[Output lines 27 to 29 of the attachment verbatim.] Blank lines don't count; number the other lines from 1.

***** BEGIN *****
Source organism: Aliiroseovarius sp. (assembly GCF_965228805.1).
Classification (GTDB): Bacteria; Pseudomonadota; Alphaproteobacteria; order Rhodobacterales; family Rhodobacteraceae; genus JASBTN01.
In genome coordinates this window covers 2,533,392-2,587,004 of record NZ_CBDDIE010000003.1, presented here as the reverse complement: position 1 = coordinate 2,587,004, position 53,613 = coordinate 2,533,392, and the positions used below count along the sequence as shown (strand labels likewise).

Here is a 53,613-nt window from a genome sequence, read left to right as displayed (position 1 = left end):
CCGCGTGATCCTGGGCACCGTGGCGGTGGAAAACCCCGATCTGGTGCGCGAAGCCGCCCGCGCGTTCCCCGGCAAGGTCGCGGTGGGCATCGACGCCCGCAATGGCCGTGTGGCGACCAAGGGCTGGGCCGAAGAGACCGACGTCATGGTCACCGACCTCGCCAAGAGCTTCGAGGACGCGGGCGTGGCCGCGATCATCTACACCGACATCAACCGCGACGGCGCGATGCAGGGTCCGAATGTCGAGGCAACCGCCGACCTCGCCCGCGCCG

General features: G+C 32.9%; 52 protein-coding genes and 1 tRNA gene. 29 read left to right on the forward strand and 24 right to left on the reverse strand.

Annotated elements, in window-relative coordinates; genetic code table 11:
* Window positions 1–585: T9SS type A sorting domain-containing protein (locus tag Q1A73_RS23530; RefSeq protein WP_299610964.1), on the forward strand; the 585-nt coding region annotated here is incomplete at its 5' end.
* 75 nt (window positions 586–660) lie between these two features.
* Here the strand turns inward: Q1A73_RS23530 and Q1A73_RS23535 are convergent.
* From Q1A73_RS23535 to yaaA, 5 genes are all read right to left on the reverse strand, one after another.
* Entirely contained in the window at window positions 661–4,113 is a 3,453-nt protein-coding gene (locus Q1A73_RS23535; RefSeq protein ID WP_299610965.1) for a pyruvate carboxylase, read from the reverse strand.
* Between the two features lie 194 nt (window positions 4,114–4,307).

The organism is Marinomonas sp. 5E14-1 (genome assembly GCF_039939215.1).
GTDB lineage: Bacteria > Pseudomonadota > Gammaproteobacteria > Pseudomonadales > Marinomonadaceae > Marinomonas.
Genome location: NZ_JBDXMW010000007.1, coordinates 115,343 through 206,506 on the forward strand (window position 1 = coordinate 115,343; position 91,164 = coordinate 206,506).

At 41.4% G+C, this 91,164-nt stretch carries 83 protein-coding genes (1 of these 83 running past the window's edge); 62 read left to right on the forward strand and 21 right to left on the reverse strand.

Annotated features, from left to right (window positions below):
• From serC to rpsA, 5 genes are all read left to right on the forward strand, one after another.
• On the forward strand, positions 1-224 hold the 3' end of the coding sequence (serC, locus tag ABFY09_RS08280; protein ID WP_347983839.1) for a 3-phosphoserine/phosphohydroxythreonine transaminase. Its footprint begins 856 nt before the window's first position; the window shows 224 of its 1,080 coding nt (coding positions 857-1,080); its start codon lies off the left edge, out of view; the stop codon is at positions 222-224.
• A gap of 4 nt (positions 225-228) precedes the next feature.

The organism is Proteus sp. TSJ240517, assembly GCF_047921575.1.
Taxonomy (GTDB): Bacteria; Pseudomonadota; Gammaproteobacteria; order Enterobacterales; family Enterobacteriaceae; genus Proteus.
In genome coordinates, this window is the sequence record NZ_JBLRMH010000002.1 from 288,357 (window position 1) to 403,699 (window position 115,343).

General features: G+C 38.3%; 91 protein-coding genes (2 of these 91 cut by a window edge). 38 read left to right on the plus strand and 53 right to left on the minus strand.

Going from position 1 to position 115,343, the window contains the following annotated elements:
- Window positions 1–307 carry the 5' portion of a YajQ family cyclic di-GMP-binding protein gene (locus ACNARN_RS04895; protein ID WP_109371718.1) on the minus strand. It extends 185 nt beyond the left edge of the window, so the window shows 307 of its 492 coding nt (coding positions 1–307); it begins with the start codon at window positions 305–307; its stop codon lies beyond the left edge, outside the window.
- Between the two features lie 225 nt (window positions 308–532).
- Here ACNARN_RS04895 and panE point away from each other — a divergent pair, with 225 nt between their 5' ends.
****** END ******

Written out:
- Window positions 1–307 carry the 5' portion of a YajQ family cyclic di-GMP-binding protein gene (locus ACNARN_RS04895; protein ID WP_109371718.1) on the minus strand. It extends 185 nt beyond the left edge of the window, so the window shows 307 of its 492 coding nt (coding positions 1–307); it begins with the start codon at window positions 305–307; its stop codon lies beyond the left edge, outside the window.
- Between the two features lie 225 nt (window positions 308–532).
- Here ACNARN_RS04895 and panE point away from each other — a divergent pair, with 225 nt between their 5' ends.